Getting Married

Betty and Glen were married on December 27, 1952 in Walled Lake, Michigan and soon started their family which resulted in the couple having three daughters, Ethel, Mary, and Anne. In case anyone is wondering, Anne is my mommy. Hi mommy! I love you! Okay, back to Grandma and Grandpa.

The Family Home

As far as I know, my grandma and grandpa only ever had one house in Walled Lake Michigan. They were married in Walled Lake and they stayed in Walled Lake, until some time in the 1980's/1990's when they decided to move to Cheboygan Michigan, just a couple miles from the Mackinaw Bridge.

Their home in Walled Lake was old. When I say old, I mean, black wood shingle siding, cold and drafty during the winter, cozy and comfortable during the summer... I might be being a little generous there. :) You entered through the back of the house, which I always thought was the front of the house, I mean... who comes in the back door? But, you have to understand, their house was ON the lake. Lake Front property. The front of the house, faced the water.

The Barn

Every time we went to grandma's house, we never had to knock. We simply parked out at the barn - YEAH, they had an old cedar shingle barn that was right next to the street. My grandpa had a TON of tools and stuff in there, but, it was pretty dangerous place to go, so I wasn't allowed to go snooping in there very often. Anyways, we just parked, walked down the really long walk path across the back yard, which may or may not prove treacherous to your health and clean clothing, depending on if it rained or not, and we would walk right in.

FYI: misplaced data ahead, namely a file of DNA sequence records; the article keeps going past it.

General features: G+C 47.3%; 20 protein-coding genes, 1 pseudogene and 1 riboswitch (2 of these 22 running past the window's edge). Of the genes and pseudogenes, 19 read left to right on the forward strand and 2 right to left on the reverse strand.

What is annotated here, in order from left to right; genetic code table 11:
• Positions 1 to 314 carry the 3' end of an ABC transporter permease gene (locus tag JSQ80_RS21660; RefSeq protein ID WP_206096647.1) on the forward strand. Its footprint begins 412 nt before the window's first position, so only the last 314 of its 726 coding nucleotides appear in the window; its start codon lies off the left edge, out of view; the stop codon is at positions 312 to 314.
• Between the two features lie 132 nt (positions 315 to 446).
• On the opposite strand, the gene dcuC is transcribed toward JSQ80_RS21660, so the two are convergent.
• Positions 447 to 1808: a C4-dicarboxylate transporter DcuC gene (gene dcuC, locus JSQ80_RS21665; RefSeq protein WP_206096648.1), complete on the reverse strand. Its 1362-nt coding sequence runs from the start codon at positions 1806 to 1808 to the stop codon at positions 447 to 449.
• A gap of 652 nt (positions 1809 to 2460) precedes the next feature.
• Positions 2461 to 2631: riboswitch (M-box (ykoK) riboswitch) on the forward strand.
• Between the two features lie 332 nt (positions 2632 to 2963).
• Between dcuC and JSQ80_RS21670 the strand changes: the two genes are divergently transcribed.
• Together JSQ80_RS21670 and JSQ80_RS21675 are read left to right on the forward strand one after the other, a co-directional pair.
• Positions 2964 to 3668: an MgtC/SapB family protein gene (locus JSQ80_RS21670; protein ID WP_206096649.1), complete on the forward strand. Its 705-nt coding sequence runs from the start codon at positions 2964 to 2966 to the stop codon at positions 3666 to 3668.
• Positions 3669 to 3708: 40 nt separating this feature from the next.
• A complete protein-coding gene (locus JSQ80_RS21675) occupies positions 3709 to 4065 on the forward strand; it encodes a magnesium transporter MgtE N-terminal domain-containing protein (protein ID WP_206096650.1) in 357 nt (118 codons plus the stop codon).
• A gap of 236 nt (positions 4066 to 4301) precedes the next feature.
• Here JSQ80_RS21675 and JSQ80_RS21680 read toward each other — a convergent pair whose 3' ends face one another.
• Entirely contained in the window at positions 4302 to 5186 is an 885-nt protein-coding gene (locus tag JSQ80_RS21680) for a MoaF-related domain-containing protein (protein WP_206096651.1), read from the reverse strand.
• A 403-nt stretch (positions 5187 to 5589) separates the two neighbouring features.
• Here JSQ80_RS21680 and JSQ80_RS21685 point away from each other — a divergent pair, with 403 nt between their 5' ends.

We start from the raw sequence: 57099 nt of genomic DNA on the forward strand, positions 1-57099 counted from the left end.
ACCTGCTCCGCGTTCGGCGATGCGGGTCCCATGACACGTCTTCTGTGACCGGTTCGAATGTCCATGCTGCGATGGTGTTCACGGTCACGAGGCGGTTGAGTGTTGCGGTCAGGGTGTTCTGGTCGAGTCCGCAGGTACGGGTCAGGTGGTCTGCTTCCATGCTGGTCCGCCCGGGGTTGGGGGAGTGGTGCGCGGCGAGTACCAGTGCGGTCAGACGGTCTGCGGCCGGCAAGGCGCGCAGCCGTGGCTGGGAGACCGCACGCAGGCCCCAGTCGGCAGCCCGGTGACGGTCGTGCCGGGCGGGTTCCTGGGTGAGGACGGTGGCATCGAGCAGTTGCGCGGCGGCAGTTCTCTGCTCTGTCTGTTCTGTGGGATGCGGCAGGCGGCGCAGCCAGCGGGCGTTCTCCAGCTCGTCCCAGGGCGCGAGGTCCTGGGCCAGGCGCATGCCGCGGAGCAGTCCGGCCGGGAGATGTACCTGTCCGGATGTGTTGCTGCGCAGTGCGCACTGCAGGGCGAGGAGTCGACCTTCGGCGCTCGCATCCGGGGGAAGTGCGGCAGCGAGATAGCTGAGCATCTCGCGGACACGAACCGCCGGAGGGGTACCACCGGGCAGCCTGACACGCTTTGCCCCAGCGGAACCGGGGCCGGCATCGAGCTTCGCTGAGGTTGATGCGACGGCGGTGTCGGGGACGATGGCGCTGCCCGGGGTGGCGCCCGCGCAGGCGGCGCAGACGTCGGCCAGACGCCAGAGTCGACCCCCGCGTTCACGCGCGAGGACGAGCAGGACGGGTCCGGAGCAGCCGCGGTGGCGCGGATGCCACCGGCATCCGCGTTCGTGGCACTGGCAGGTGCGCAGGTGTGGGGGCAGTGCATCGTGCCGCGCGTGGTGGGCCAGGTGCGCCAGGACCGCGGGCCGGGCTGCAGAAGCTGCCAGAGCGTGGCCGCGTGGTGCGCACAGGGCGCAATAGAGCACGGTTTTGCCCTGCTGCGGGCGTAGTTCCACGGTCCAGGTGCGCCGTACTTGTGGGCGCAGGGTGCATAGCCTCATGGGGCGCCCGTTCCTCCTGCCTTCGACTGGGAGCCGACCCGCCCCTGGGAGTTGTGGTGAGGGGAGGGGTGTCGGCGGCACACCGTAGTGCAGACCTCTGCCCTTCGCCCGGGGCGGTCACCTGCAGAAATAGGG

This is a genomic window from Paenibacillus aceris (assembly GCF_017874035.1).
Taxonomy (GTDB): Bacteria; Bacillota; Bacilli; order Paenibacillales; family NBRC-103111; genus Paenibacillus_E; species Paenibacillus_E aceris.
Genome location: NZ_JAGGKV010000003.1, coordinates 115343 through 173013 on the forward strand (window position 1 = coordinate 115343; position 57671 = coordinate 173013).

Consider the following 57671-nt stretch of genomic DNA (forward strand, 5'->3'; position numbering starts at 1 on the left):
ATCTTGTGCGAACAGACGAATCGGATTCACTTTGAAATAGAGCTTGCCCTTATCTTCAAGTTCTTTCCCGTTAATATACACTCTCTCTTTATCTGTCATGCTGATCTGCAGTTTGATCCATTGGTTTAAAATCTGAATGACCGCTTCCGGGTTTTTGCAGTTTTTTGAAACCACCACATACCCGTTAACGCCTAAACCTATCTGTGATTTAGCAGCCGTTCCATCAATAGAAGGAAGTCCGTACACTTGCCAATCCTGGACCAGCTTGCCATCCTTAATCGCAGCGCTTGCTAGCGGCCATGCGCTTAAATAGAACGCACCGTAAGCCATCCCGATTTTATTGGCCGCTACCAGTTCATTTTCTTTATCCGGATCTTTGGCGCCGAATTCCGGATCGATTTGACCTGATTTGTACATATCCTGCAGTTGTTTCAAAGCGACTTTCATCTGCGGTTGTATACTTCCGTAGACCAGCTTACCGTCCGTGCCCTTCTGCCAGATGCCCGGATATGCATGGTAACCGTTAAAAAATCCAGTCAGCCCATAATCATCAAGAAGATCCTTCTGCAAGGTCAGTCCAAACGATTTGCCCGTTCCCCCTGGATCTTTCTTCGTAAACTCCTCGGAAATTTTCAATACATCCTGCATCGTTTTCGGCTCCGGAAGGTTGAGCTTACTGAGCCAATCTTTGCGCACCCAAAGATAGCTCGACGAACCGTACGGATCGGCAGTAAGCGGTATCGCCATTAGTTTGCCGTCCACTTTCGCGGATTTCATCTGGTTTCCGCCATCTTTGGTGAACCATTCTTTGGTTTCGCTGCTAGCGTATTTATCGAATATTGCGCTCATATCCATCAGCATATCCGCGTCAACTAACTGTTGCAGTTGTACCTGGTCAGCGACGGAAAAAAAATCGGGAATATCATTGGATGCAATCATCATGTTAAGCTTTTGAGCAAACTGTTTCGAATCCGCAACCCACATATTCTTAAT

Going Inside

As you walked in, you came into the kitchen. It was a smaller sized kitchen with shelves and cupboards everywhere. I remember the big ole potato chip tins filled with the oldest most stale chips, pretzels and cookies ever bought, but that never stopped any of us kids from asking if we could have some, and people always wondered if we were hungry. YEAH! Grandma's house always smelled like FOOD. Something was always cooking. Someone was always making something.